"Theron," I murmured softly, rising to my feet, arms open and awaiting his decision. Mine had already been made, years before, when I'd first met him, despite my attempts as social propriety. I don't know from where he gathered the strength to cross the awkwardness that filled the room between us, and fitted himself into my arms, trying to pull me down onto the bed.

The lean form was all energy, a knot of tensed muscles -- so expectant, and wanting, but so unknowing of what to do or how, or even if he could. I moved us both onto the bed, stilling him with sure hands. "It's too fast for you, Theron -- you *need* to rest." And I needed to bury myself in his strong body, but that was unthinkable at the moment. I wanted his mind clear of the drug, and I wanted to be sure that the tremor in his hands was want, not want tainted with fear and uncertainty. Three years had been a long wait, but I would not ruin his fragile emotions for my passions' satisfaction, no more than I would stomp through a field of flowers to pick the tempting one in the middle.

"I wanted you, Ezekiel, before I left," he spoke in his rich tenor; but the tone was tremulous, tense with emotions. It was as if he was trying to assure me that I could go on without begging. "I love you." Those words made his voice shake all the worse.

"And I, you." My hand on his chest, pressing the bare skin of his half-opened shirt, drew from his lips a loud gasp. Taut as the strings of his violin, and just as likely to break. Denied of emotional comfort as well as physical, and I looked forward to initiating him into the world of physical sensations -- it made even better sense as to why he'd clung to cocaine. The thought passed through my mind that I could replace that drug, the sensations he needed that it gave him. "I love you my friend."

I pushed his shirt off, un-tucking it as I did so; every brush of fingers over his skin made him writhe and arch, nearly begging for more touch. I knew that if his fingers hadn't have been buried in the bedding beneath him, my arms would have bruised quickly. Finally it was done, and I pulled back to take off my own.

Jewel-toned eyes looked at me with hazy concentration, from a face flushed with passion and want. "Marquise," he murmured, then "Ezekiel," as if testing which he better liked the sound of from his own lips. One hand rose from the bedding as I moved to lay atop him, pulling the sheets around us, and his fingers grasped onto my shoulders, pulling me close to get another kiss.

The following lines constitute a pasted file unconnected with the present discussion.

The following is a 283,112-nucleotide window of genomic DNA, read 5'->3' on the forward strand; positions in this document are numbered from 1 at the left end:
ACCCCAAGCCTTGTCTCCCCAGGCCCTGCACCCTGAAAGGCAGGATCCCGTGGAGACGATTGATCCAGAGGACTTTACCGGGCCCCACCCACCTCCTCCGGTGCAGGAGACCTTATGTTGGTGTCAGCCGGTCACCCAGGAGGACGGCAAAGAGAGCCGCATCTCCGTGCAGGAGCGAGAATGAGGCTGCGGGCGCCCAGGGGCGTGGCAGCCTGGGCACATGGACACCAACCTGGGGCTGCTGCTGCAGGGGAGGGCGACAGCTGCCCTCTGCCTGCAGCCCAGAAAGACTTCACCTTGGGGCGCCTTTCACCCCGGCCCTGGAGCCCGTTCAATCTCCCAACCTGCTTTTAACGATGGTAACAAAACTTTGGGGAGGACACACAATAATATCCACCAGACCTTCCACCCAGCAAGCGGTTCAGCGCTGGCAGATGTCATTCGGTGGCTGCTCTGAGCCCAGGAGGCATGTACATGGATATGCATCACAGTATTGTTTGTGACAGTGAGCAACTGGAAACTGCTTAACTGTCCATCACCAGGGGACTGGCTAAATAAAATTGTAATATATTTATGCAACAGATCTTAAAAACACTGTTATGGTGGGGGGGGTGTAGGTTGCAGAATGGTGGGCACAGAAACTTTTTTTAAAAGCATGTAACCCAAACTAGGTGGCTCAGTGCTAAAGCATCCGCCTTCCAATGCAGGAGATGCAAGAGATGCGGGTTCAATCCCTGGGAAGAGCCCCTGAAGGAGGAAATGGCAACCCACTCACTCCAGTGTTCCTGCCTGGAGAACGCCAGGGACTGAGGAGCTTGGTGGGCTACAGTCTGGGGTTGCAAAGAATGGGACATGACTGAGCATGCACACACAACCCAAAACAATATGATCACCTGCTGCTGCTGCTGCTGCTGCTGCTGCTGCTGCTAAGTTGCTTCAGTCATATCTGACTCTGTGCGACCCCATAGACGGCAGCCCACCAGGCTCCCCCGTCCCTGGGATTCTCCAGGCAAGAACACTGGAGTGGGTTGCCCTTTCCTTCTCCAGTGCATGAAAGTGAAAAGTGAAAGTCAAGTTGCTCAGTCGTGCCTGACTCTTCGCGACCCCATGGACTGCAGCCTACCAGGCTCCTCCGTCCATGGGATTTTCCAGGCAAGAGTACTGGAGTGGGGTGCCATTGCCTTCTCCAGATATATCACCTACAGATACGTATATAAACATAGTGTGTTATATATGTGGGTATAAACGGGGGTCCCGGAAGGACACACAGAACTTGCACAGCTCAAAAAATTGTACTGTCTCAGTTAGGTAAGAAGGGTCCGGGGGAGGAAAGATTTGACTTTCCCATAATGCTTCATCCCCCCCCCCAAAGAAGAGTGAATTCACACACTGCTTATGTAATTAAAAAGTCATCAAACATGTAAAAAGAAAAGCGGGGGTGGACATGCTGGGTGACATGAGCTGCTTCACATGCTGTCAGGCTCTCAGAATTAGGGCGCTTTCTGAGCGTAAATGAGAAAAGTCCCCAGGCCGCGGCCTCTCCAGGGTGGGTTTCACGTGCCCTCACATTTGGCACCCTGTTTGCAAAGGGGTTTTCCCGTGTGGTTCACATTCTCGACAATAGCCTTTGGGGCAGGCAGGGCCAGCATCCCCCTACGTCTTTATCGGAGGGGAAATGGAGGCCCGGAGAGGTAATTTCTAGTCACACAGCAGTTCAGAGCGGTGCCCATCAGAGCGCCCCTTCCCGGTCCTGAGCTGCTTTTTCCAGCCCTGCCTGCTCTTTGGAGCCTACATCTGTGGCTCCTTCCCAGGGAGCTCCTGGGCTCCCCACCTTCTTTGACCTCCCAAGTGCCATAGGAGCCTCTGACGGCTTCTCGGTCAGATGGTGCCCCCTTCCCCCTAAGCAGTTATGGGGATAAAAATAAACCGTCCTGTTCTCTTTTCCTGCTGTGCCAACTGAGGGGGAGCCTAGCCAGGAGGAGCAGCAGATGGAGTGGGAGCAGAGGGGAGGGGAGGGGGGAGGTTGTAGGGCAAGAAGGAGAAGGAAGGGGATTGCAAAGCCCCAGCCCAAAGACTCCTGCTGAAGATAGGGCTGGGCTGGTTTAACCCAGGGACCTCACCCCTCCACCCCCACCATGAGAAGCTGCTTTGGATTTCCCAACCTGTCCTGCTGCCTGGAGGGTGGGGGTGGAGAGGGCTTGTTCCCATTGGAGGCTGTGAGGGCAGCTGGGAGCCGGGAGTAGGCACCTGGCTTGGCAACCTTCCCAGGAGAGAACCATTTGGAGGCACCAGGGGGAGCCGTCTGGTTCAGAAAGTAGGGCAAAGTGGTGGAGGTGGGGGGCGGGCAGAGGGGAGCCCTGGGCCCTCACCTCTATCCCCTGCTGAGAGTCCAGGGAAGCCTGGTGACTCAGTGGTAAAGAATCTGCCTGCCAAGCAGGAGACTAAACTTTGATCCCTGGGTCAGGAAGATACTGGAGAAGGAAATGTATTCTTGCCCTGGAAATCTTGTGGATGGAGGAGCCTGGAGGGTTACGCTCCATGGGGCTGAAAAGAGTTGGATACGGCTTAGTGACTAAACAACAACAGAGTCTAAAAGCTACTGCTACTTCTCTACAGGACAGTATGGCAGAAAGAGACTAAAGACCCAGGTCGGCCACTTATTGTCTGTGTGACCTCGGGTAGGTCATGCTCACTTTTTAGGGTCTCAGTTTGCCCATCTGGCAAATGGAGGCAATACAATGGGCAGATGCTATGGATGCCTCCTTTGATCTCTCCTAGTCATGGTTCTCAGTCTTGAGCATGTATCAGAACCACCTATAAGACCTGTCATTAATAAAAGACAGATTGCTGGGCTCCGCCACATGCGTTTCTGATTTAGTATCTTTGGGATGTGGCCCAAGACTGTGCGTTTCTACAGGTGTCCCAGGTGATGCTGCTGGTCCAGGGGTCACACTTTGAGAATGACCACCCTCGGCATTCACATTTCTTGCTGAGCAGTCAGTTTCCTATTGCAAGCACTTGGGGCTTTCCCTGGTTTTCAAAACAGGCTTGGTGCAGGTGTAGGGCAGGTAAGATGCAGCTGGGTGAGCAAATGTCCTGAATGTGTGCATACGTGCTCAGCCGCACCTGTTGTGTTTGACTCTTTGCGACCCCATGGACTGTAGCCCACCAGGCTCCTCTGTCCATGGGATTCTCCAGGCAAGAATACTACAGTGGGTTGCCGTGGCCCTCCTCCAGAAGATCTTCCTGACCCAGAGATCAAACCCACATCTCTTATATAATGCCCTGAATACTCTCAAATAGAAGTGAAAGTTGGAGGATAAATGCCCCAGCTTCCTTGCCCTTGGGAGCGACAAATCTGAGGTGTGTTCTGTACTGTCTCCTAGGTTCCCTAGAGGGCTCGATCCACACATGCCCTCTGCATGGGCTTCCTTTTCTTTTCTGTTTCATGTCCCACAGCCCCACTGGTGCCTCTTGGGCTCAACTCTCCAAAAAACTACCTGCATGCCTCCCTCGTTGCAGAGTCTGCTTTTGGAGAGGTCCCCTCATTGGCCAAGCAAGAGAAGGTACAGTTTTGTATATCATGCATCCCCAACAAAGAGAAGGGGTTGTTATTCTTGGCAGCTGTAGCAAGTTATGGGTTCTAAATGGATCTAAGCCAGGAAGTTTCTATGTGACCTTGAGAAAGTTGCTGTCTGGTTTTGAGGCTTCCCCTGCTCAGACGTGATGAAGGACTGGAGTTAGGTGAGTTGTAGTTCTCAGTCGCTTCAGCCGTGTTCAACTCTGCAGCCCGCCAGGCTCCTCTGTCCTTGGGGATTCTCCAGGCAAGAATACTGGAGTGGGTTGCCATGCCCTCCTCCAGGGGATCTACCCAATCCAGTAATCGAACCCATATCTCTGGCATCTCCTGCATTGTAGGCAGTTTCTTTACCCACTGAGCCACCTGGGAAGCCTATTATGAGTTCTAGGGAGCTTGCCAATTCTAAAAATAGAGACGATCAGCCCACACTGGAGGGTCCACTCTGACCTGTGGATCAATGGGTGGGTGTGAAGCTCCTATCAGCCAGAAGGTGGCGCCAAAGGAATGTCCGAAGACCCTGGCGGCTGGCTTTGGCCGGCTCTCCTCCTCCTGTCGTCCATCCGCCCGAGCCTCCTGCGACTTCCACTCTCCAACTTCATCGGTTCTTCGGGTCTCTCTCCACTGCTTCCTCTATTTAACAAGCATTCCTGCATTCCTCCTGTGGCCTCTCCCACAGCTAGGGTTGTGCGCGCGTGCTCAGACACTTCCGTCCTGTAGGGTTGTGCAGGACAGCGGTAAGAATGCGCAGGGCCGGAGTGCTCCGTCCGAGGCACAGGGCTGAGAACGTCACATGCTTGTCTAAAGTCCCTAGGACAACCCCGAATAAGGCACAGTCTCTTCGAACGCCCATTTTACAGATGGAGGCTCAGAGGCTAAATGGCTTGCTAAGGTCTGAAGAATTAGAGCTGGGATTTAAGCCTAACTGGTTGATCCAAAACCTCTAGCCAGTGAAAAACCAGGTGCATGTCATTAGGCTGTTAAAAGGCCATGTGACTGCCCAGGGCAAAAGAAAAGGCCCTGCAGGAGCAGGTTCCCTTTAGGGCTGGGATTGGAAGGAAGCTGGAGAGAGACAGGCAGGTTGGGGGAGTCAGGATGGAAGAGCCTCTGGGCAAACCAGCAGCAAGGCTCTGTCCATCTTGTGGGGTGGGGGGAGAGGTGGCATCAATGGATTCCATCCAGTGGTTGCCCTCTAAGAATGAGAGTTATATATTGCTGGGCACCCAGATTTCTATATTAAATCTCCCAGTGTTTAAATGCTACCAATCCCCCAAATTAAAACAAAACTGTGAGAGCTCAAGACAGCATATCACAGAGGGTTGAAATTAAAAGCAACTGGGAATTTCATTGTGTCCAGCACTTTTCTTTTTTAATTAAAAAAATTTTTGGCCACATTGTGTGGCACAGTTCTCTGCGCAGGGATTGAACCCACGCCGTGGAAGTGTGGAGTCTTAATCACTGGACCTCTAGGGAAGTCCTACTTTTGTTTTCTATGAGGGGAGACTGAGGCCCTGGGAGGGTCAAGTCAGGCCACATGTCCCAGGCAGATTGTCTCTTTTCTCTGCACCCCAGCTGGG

Kiss upon kiss followed, our fingers exploring the skin I'd exposed on both of us. The gasps he made were less of shock and more of pleasure, as he became less fearful of those mutual touches. That night, I learned to drink in his kisses like nectar from the flowers, and Theron learned how good something so supposedly base could feel so pleasurable.

We explored until he began to drift off, coming down from the drug's high point, and I settled in against him, happy to sleep while holding him in my arms.

In a matter of less than two days, my closest friend had returned from the dead, solved a murder case narrowly missed dying, and by some miracle, admitted that he loved me.

When I awoke in the morning, it was with a lingering guilt that I had trampled through virgin snow-fields and left dirty-footprints where-ever it was that my feet has landed.

But I had not, and Theron hadn't seemed to pull back from me while we slept; indeed, he clung all the tighter to me, desperate for the human contact he'd deprived himself of all his life. In my arms, I held my life itself -- my goals, my motivation, my companionship and my heart, all packed into an eccentric, reserved, socially shy man with a sense of humour so dry it could be used as kindling.

The dim light, on what I knew would be another London cloudy day, passed slowly into the room through linen curtains, picking up the warmer colour of the cloth as it filtered through. Pale cheeks still looked ashen, but better than they'd looked the night before. It was so strange, yet so *right*, to awaken beside him; to be able to study the sculpted, narrow face in those moments before the lines of stress came back; to lazily trace those forked eye-brows, that he so seemed to hate, with a finger, and not have to worry about what may come of it.

Mrs. Unne's voice entered my reverie, her gentle tones breaking the morning silence with ,"Mr Khushrenada... it's morning -- breakfast will be served soon."

My tender stroking of cheek and brow had already stirred Theron to wakefulness, and he mumbled out a sleepy, "thank you," before huddling down further under the sheets, and involuntarily closer to me.

Perhaps that was what brought reality to him, as much as it did me -- the press of flesh to flesh again, the undeniable presence of morning erections between our bodies.

"Ezekiel." Roughly spoken, as sleep heavy eyes crack open, peering at me as he lifts his head a little from the bedding we were cocooned so tightly in. "I did not expect..."

"For me to stay, Theron?" One hand sliding up the soft skin of his chest curled at the back of his head, gently brushing the short ginger hairs that curved around his ears and tickled at the nape of his neck. The touch, so unfamiliar to him, made Theron give a tight little shiver. "Why-ever would I leave when it's so comfortable here?" I had wondered how far I could gently tease him, but he allowed that, relaxing a little with the assurance that what little had passed between us the night before had not ruined our companionship. "Dear Theron... my Friend." That time it was he who kissed me without hesitance; what he lacked in skill, Theron made up in eagerness. With the clarity of being fully rested, I could classify it all; the slightly rough rub of his lips to mine, the clean flavour his mouth held, the shake of his fingers sliding through my long hair as I moved atop him, kneeling yet bent forward.